Is the USDA now leaning toward a full exemption of the Roadless Rule in Alaska?

Lena Loop trail near Juneau in the Tongass National Forest. (Creative Commons photo by Gillphoto)

President Donald Trump is pushing for a full exemption of the Roadless Rule in Alaska, according to a Washington Post story published this week.

It’s what Alaska Gov. Mike Dunleavy and U.S. Sen. Lisa Murkowski, R-Alaska, have been advocating for. But it’s a big departure from what most people say they’d like to see happen in the nation’s largest national forest.

Recently, the president made a dad joke about Dunleavy on a phone call at a private political event in Soldotna. But he also referenced a few of the governor’s priorities.

“He’s doing something with your logging and all your other things.” Trump said. “We’re working on that together, and that’s moving along now.”

The U.S. Department of Agriculture is deciding right now if new roads should be built in the Tongass National Forest and to what degree. It could increase access to new stands of old-growth trees and, Murkowski says, renewable energy projects.

One option is to fully roll back the Roadless Rule in Alaska. But that’s one extreme.

The Roadless Rule has been in place for two decades across the country. And it makes it difficult to build new roads on national lands.

Niel Lawrence, a senior attorney with the Natural Resource Defense Council, thinks fully exempting the Tongass from the Roadless Rule is a bad idea.

“I think what we would see, as a practical matter, is a substantial increase in road building,” Lawrence said.

Lawrence doesn’t think repealing the Roadless Rule would restore Alaska’s struggling timber industry. Despite an increase in access, he said it’s not easy to make federal timber sales pencil out.

“Southeast Alaska is a really challenging, difficult, terrible place to run a logging industry,” Lawrence said. “It’s one giant wetland. It’s remote.”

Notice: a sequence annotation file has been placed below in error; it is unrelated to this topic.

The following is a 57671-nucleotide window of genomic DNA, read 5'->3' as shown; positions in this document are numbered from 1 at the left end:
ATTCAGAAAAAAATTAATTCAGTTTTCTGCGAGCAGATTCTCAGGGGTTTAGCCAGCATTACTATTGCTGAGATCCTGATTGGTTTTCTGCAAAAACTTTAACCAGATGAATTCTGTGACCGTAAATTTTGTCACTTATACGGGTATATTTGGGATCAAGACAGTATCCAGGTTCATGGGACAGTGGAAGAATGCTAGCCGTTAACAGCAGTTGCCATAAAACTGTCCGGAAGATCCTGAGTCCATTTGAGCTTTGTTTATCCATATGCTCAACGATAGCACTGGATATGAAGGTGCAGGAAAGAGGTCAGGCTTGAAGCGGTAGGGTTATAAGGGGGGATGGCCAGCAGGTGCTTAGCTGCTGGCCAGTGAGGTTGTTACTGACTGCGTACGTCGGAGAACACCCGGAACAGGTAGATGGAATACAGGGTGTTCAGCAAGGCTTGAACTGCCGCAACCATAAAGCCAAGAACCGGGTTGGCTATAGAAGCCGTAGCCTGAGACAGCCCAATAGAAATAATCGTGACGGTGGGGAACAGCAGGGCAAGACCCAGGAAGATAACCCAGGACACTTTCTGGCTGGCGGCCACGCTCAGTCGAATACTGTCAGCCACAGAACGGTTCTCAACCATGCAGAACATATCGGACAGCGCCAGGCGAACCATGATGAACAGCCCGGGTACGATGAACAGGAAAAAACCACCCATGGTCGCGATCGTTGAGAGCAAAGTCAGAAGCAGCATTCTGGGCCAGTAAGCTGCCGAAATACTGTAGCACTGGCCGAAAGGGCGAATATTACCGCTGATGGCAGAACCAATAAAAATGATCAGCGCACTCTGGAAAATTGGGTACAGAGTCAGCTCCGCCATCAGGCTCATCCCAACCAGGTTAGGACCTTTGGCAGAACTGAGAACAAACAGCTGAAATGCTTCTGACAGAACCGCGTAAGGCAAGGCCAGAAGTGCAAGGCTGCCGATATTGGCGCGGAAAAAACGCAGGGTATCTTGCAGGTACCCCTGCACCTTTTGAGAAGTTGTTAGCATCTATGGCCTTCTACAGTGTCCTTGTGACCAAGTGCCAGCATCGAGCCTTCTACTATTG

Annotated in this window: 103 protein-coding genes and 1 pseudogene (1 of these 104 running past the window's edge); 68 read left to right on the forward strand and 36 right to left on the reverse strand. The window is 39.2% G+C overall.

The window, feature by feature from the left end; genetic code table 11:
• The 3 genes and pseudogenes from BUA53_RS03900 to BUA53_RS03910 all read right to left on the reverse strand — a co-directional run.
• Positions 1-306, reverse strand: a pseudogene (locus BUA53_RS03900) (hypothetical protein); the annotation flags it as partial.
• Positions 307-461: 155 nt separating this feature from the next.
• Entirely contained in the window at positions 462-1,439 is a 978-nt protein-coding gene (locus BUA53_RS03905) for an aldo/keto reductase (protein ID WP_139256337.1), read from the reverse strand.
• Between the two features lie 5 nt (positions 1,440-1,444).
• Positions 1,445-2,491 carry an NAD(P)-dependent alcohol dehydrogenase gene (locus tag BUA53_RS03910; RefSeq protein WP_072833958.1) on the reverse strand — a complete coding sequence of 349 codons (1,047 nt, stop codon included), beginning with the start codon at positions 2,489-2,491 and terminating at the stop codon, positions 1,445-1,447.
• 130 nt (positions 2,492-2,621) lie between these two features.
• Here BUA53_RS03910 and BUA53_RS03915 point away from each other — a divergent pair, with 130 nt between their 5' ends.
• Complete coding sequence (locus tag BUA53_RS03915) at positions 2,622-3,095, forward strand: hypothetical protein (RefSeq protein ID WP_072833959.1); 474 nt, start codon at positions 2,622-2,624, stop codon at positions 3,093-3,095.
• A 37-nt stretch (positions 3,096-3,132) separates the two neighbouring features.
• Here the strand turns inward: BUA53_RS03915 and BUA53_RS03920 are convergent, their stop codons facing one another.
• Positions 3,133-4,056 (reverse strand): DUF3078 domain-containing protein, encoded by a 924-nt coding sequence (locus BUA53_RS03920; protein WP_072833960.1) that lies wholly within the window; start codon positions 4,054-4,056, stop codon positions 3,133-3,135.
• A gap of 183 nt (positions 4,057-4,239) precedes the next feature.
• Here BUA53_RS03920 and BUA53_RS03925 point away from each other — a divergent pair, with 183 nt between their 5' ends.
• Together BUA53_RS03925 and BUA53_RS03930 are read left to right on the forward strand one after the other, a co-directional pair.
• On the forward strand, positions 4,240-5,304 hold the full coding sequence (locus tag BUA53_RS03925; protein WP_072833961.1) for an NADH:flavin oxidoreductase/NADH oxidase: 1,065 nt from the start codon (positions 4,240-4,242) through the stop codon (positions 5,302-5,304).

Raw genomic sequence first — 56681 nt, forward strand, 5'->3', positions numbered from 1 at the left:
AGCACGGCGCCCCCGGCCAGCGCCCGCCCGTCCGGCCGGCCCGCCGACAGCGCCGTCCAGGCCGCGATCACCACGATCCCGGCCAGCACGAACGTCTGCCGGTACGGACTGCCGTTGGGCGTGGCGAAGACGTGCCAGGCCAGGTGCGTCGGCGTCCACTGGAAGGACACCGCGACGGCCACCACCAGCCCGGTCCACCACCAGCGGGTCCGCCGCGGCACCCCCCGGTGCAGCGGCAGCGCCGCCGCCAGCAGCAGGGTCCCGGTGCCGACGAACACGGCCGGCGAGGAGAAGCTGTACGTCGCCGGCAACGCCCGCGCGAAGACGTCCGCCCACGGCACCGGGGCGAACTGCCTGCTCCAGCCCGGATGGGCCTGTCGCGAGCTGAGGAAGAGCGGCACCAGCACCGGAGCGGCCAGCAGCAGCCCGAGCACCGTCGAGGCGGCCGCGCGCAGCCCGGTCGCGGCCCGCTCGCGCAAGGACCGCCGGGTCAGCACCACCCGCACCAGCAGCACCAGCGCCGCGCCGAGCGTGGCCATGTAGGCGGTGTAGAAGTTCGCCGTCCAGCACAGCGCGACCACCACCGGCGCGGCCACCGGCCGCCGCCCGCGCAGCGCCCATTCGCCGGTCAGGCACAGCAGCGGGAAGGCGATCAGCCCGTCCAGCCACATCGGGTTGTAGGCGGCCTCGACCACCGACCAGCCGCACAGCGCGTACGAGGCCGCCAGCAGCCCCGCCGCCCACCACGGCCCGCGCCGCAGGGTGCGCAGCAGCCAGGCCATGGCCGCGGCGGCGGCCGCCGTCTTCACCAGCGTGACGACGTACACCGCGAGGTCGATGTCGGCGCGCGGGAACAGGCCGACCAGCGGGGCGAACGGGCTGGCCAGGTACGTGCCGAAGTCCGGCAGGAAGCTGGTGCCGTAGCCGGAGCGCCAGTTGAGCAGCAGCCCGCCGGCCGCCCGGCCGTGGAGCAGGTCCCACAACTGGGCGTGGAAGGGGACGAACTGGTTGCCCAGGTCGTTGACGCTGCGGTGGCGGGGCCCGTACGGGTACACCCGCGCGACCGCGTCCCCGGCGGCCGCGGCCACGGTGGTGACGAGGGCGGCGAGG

But he said a full exemption could open up the floodgates for other types of environmental damage. For example, the agency could be allowed to build roads in areas designated as important habitat for deer or salmon.

Read more coverage on Alaska’s Roadless Rule debate

Murkowski thinks that’s jumping to conclusions.

“If you were to have a full exemption, it doesn’t mean that all of a sudden anywhere anyone wants to put something, it’s going to happen,” Murkowski said. “I think it’s reactionary, and I would just urge greater caution.”

Residents in the Organized Village of Kake are concerned sweeping changes could affect the habitat in their backyard.

Kake Tribal President Joel Jackson said the salmon streams in Kake are still healing from the industrial logging of the past. He doesn’t want the see a full exemption being considered today, though he suspects it might be a possibility.

“As we move forward here and the economy gets tighter and tighter, it’s going to be more important to our community that we have food security,” Jackson said.

In an emailed statement, the U.S. Forest Service said it was still looking at a “range of alternative to roadless management.” The agency expects a draft environmental impact statement to be released this fall and a final decision in 2020.

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